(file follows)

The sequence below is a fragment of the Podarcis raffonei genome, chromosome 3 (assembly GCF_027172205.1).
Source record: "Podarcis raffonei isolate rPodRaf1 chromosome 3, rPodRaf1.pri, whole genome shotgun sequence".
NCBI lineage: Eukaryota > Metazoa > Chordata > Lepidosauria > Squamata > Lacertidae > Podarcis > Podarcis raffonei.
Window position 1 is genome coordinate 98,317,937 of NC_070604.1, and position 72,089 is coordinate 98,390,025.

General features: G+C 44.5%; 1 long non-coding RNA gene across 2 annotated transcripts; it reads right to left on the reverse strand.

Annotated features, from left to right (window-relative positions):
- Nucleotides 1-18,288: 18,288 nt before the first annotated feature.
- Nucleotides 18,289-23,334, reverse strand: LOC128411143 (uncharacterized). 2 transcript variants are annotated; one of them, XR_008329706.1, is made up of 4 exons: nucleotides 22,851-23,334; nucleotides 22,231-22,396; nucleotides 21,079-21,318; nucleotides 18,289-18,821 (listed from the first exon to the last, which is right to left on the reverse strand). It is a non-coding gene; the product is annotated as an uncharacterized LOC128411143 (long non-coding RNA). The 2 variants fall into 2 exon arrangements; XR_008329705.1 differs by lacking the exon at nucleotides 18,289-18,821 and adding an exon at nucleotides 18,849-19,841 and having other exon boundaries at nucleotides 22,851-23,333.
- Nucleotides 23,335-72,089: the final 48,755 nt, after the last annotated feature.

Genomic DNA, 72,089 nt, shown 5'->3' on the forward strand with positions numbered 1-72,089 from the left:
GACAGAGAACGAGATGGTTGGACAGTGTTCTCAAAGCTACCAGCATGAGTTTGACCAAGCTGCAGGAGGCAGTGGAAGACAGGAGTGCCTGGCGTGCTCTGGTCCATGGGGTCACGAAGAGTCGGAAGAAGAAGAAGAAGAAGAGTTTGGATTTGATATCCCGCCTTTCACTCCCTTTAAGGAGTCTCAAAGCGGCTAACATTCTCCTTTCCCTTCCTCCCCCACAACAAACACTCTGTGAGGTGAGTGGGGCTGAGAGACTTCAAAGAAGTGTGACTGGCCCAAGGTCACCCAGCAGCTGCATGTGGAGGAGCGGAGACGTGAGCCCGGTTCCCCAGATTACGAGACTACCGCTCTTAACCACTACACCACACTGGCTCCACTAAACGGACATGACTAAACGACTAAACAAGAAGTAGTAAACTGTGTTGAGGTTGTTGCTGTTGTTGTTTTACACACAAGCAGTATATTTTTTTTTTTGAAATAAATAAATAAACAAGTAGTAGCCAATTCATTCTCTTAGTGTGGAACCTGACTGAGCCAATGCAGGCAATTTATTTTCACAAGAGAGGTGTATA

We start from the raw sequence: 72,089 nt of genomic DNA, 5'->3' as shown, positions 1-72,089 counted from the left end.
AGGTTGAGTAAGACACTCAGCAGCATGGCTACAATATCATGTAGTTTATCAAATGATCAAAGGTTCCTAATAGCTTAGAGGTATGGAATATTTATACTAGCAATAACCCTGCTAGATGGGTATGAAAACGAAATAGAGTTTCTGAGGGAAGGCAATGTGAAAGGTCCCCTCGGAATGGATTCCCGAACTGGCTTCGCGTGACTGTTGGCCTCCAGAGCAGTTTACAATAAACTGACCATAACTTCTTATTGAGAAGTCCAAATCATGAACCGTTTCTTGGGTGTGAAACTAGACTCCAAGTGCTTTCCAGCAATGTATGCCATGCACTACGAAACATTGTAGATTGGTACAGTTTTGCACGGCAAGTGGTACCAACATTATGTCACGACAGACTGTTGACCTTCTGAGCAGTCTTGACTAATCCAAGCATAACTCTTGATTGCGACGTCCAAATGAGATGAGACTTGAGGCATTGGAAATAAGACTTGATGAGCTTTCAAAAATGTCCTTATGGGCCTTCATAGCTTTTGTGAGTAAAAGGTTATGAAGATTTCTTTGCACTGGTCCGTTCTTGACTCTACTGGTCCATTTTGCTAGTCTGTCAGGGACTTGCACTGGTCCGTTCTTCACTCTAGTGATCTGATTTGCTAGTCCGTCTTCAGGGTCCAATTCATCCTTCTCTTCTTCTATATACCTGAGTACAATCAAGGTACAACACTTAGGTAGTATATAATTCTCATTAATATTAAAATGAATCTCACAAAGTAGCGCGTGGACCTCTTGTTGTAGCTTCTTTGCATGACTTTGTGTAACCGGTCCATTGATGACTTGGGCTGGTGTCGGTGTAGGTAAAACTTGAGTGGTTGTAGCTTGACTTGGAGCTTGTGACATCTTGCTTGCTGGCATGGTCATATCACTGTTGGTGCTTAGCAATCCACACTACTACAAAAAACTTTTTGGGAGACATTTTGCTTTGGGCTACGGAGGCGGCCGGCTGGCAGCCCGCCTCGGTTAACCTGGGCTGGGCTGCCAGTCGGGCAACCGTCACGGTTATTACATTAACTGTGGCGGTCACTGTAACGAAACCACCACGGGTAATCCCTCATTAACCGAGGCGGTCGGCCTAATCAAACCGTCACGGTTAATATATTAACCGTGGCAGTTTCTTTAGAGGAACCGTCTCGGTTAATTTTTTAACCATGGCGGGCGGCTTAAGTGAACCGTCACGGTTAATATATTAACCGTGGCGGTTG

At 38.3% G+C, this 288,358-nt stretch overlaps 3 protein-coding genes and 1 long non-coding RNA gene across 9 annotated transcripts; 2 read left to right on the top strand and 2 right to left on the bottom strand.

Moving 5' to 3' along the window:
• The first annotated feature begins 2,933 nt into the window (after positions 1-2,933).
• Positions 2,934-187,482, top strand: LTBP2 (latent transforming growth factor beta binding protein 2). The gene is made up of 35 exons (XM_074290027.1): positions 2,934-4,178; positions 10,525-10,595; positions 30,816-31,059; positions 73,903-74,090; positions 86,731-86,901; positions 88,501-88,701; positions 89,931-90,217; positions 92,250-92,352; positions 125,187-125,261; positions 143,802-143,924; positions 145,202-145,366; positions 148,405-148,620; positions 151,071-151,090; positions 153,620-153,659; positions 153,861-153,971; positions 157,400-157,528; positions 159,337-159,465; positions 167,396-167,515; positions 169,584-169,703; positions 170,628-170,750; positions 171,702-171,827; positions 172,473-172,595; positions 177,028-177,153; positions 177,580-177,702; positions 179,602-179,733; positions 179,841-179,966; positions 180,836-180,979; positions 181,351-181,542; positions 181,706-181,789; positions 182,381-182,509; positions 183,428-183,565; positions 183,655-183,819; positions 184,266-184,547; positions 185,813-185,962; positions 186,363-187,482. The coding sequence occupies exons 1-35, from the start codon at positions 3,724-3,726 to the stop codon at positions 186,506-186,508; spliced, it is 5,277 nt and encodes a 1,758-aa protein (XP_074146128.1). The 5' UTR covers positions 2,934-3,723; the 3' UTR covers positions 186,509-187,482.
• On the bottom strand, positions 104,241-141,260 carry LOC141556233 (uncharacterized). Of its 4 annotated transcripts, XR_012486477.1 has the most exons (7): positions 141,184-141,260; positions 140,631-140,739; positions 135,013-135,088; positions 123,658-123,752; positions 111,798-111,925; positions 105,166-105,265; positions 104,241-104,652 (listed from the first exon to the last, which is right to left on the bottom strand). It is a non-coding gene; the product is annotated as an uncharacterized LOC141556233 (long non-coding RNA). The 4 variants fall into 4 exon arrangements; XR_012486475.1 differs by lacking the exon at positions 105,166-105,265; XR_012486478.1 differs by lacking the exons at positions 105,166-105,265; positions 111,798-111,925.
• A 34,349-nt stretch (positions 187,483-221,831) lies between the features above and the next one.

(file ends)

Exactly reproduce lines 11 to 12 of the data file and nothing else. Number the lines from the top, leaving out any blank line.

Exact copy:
GACAGAGAACGAGATGGTTGGACAGTGTTCTCAAAGCTACCAGCATGAGTTTGACCAAGCTGCAGGAGGCAGTGGAAGACAGGAGTGCCTGGCGTGCTCTGGTCCATGGGGTCACGAAGAGTCGGAAGAAGAAGAAGAAGAAGAGTTTGGATTTGATATCCCGCCTTTCACTCCCTTTAAGGAGTCTCAAAGCGGCTAACATTCTCCTTTCCCTTCCTCCCCCACAACAAACACTCTGTGAGGTGAGTGGGGCTGAGAGACTTCAAAGAAGTGTGACTGGCCCAAGGTCACCCAGCAGCTGCATGTGGAGGAGCGGAGACGTGAGCCCGGTTCCCCAGATTACGAGACTACCGCTCTTAACCACTACACCACACTGGCTCCACTAAACGGACATGACTAAACGACTAAACAAGAAGTAGTAAACTGTGTTGAGGTTGTTGCTGTTGTTGTTTTACACACAAGCAGTATATTTTTTTTTTTGAAATAAATAAATAAACAAGTAGTAGCCAATTCATTCTCTTAGTGTGGAACCTGACTGAGCCAATGCAGGCAATTTATTTTCACAAGAGAGGTGTATA

We start from the raw sequence: 72,089 nt of genomic DNA, 5'->3' as shown, positions 1-72,089 counted from the left end.